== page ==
Russian Language Blog

Russian Politics 101 Posted by on Jul 22, 2010 in Russian life

Our next guest blogger, Natalie, is a university student studying history and the Russian language.  She writes the blog birdbrain and can be found on Twitter at @natalie_.  Her interest in the Russian language was sparked by Russian history and a Russian course at university and she’s been hooked ever since.

When learning about a new country, learning about its culture is an inevitable occurrence, along with politics.  Politics is an integral part of culture and extremely important, even for those who wish to remain apolitical.

During the Communist era, the USSR was a one-party state.  Parties other than «Коммунистическая партия Советского Союза» [Communist Party of the Soviet Union] were outlawed.  Luckily, with the fall of the Soviet Union, this has changed.  Today, Russia has quite a variety of political parties led by very colorful politicians.  «Давайте познакомимся!» [Let’s get acquainted!]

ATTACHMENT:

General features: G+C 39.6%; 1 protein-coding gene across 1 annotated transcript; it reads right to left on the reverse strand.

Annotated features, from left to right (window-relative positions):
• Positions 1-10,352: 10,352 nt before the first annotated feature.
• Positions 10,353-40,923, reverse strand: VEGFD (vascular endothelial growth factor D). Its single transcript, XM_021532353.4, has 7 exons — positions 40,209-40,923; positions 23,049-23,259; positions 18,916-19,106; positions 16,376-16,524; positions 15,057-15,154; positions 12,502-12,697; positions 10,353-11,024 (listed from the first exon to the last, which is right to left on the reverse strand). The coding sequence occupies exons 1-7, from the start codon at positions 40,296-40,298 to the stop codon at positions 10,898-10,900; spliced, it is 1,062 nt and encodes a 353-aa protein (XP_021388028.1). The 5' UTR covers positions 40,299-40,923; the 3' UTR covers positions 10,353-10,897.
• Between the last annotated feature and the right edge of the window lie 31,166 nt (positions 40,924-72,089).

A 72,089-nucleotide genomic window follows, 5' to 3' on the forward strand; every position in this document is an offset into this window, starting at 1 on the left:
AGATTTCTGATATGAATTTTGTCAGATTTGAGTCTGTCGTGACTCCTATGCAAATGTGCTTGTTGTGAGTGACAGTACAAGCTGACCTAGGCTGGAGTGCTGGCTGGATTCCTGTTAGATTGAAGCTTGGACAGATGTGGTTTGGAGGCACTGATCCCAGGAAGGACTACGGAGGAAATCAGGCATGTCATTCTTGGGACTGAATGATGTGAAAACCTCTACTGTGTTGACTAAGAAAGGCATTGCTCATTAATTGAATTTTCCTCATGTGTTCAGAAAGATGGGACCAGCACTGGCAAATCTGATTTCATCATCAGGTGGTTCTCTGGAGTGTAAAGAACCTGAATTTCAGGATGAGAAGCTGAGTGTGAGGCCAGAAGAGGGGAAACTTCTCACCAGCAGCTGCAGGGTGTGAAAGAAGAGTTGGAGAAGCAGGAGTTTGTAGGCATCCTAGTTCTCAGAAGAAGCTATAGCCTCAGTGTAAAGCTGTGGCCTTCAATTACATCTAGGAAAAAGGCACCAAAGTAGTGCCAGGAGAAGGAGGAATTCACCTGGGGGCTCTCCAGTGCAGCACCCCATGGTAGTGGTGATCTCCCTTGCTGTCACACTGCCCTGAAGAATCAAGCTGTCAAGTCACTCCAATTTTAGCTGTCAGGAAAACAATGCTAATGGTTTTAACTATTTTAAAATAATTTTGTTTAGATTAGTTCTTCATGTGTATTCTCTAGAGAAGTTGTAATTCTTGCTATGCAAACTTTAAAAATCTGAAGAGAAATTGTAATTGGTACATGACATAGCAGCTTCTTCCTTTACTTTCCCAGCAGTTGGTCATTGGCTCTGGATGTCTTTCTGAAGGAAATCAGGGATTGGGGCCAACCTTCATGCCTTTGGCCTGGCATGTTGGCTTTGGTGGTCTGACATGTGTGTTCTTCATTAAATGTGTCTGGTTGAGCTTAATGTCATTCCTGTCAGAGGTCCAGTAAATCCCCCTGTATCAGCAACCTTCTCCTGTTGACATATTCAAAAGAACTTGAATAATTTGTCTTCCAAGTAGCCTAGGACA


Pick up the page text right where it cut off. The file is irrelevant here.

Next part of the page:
The party that has the majority in the Russian parliament, «Дума» [Duma], is called «Единая Россия» [United Russia].  «Лидер партии «Единая Россия»–Владимир Владимирович Путин» [The leader of United Russia is Vladimir Vladimirovich Putin].  «Единая Россия» was founded on December 1, 2001 and is very popular: 315 of the 450 representatives in the «Дума» are members of «Единая Россия».

The ideology of the party has been broadly described as «центризм» [centrism] and «социальный консерватизм» [social conservatism]. «Владимир Путин» has led the party since May 7, 2008 (he could not lead it before because he was president and the president of the Russian Federation cannot be a member of a political party). «Путин» is now «Председатель Правительства Российской Федерации» [Prime Minister of the Russian Federation–literally, it means “Chair of the Government of the Russian Federation”].

«Коммунистическая партия Российской Федерации» [Communist Party of the Russian Federation] is the second-most powerful party in the «Дума»–it holds 57 of the 450 seats.  It is the successor to «Коммунистическая партия Советского Союза» [Communist Party of the Soviet Union].  It has been led by «Геннадий Андреевич Зюганов» [Gennady Andreyevich Zyuganov] since 2001. «Зюганов» is a very educated man: «он занимался физикой и математикой в институте» [he studied physics and mathematics at an institute].  «Зюганов» is also «доктор философских наук» [doctor of philosophy], which is a degree one level higher than an American Ph.D.  He also ran for president in the past and had this election poster in 1996.